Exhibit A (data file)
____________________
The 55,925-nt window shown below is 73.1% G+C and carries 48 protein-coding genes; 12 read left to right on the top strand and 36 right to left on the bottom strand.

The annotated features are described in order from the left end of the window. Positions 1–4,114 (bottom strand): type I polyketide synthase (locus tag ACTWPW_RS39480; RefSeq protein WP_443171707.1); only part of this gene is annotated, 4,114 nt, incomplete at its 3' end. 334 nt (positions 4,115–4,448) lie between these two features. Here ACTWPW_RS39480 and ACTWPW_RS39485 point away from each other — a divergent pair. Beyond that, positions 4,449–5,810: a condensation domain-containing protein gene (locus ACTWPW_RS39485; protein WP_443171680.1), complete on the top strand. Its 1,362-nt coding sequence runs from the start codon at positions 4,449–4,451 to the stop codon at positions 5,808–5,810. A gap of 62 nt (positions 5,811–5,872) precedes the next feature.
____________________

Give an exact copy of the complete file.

The 55,925-nt window shown below is 73.1% G+C and carries 48 protein-coding genes; 12 read left to right on the top strand and 36 right to left on the bottom strand.

The annotated features are described in order from the left end of the window. Positions 1–4,114 (bottom strand): type I polyketide synthase (locus tag ACTWPW_RS39480; RefSeq protein WP_443171707.1); only part of this gene is annotated, 4,114 nt, incomplete at its 3' end. 334 nt (positions 4,115–4,448) lie between these two features. Here ACTWPW_RS39480 and ACTWPW_RS39485 point away from each other — a divergent pair. Beyond that, positions 4,449–5,810: a condensation domain-containing protein gene (locus ACTWPW_RS39485; protein WP_443171680.1), complete on the top strand. Its 1,362-nt coding sequence runs from the start codon at positions 4,449–4,451 to the stop codon at positions 5,808–5,810. A gap of 62 nt (positions 5,811–5,872) precedes the next feature.